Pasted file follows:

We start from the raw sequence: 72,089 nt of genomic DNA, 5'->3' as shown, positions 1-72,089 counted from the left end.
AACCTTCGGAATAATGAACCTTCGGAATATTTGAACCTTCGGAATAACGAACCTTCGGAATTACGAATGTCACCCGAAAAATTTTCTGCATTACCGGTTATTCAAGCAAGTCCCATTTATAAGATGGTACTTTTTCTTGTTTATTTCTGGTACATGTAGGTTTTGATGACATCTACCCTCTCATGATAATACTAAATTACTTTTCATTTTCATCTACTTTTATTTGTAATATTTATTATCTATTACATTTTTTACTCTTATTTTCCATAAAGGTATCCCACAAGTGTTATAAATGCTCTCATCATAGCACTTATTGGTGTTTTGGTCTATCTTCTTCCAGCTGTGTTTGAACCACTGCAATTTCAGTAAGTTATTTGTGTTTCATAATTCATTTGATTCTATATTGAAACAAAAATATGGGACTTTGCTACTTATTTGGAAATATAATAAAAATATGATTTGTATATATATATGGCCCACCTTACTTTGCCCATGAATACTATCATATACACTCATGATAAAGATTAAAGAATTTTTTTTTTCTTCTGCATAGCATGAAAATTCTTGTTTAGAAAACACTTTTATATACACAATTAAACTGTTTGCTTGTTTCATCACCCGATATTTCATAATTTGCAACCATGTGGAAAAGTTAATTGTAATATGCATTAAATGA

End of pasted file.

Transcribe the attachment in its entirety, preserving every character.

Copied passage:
We start from the raw sequence: 72,089 nt of genomic DNA, 5'->3' as shown, positions 1-72,089 counted from the left end.
AACCTTCGGAATAATGAACCTTCGGAATATTTGAACCTTCGGAATAACGAACCTTCGGAATTACGAATGTCACCCGAAAAATTTTCTGCATTACCGGTTATTCAAGCAAGTCCCATTTATAAGATGGTACTTTTTCTTGTTTATTTCTGGTACATGTAGGTTTTGATGACATCTACCCTCTCATGATAATACTAAATTACTTTTCATTTTCATCTACTTTTATTTGTAATATTTATTATCTATTACATTTTTTACTCTTATTTTCCATAAAGGTATCCCACAAGTGTTATAAATGCTCTCATCATAGCACTTATTGGTGTTTTGGTCTATCTTCTTCCAGCTGTGTTTGAACCACTGCAATTTCAGTAAGTTATTTGTGTTTCATAATTCATTTGATTCTATATTGAAACAAAAATATGGGACTTTGCTACTTATTTGGAAATATAATAAAAATATGATTTGTATATATATATGGCCCACCTTACTTTGCCCATGAATACTATCATATACACTCATGATAAAGATTAAAGAATTTTTTTTTTCTTCTGCATAGCATGAAAATTCTTGTTTAGAAAACACTTTTATATACACAATTAAACTGTTTGCTTGTTTCATCACCCGATATTTCATAATTTGCAACCATGTGGAAAAGTTAATTGTAATATGCATTAAATGA